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Old May 30th, 2012, 02:45 PM   #18
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Re: Priests That Won't Wear Mics - How do you Cope?

I always place a zoom h4 on the altar, a zoom h1 with such a clipon mic on a lectern, a iriver on the groom and another zoom h1 on a tripod at a sound speaker and that usually covers all. In Belgian churches you never can provide a mic on the priest but they are not strict about the microphones I provide at all.

In Churches in the Netherlands it's a different story and it occurs that it's not allowed to film in church at all meaning one hour lunch break for me :)

I have had one Dutch priest asking me to take away my zoom h4 from the altar and the zoom h1 from the lectern and he specifically instructed me not to move beyond the altar which was very stupid as it was a first communion of a 6 year old and the kid was sitting, back to the altar, facing the guests where I was not allowed. This meant I couldn't film the kid during the communion as from my point of view I could see him.

When the communion started I slowly moved to the side anyway, very slowly, just far enough to see the kid and was able to get my footage, if the priest would have reacted and send me back, I would have moved back and stayed there. The kids mum and dad at least knew I tried as they hired me to film the communion only. I mean, what the use I they can't see their kid? I know it's all about the communion and not the videorecording, but the parents found it vital to have a video memory of that event.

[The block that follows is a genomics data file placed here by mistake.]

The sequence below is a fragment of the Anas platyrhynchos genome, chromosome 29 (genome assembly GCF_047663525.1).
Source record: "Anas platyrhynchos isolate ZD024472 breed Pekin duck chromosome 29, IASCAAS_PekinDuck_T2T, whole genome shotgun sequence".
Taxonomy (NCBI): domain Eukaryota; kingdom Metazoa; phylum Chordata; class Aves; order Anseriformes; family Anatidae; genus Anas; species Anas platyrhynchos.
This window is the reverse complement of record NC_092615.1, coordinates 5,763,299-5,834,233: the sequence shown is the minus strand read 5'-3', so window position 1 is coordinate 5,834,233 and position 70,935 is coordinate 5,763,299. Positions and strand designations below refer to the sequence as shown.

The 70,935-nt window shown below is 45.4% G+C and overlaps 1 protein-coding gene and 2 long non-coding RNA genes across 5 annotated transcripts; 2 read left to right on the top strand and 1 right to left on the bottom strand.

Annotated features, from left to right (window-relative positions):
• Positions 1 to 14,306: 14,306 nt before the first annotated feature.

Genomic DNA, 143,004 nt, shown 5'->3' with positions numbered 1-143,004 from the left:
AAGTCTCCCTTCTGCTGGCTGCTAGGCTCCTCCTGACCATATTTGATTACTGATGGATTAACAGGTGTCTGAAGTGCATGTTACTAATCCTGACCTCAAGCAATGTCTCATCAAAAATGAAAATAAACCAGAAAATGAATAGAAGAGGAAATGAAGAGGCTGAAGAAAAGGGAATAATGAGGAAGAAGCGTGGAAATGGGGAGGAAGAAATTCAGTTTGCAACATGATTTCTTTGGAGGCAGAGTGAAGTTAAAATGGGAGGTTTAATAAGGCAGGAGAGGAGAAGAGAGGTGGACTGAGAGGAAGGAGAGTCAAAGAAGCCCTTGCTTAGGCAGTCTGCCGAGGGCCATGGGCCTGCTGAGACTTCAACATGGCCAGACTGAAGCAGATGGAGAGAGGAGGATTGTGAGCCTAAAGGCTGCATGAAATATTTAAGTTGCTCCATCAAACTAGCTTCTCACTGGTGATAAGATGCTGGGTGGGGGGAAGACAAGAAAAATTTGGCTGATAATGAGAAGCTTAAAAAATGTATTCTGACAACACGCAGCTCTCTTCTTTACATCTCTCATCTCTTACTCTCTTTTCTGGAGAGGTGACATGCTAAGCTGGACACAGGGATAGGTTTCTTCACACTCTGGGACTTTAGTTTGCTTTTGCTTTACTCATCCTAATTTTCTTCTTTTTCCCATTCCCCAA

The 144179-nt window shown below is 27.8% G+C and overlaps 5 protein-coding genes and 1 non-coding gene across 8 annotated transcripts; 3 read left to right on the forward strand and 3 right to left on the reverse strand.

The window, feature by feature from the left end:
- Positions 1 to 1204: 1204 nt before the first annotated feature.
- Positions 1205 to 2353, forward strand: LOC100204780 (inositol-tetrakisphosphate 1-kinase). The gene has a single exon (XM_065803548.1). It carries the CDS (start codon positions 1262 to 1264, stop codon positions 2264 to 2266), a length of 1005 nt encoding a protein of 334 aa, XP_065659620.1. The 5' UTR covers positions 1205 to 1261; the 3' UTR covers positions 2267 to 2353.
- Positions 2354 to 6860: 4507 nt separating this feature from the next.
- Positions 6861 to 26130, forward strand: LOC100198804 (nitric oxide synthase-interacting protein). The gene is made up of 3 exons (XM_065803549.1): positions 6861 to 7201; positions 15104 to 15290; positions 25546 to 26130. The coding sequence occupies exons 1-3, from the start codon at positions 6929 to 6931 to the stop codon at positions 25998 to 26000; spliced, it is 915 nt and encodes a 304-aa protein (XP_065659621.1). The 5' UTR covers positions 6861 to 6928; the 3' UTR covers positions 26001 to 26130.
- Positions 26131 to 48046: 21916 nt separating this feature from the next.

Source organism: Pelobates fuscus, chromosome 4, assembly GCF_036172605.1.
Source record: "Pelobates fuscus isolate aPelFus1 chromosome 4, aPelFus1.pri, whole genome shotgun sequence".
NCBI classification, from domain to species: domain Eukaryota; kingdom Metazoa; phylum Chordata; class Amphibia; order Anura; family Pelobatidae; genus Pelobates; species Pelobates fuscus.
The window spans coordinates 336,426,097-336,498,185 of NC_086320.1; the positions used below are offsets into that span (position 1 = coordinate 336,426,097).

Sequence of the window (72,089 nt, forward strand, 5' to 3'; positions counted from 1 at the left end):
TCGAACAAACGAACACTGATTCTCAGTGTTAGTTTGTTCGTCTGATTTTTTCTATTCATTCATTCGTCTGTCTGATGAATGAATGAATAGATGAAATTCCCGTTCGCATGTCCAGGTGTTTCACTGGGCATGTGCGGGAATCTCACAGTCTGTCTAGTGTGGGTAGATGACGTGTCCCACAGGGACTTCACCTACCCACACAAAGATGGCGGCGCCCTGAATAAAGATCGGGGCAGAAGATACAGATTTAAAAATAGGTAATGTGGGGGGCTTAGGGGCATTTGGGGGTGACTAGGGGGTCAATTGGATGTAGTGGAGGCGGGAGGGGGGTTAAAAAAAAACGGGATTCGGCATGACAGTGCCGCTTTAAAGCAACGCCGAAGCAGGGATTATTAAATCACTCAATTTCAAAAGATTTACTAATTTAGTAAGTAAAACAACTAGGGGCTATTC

Afterwards they said they where happy I moved to get a better view from their kid because they were afraid to mention anything to the priest, my soundquality from the guests and priest was absolutely crap as I had to use the onboard micro from the camera but they understood as it was at the priest request but they where very disappointed that he was so strict. Actually they should have discussed this with the priest before, they did warn me before the communion that the priest was not an easy guy but that was an understatement :)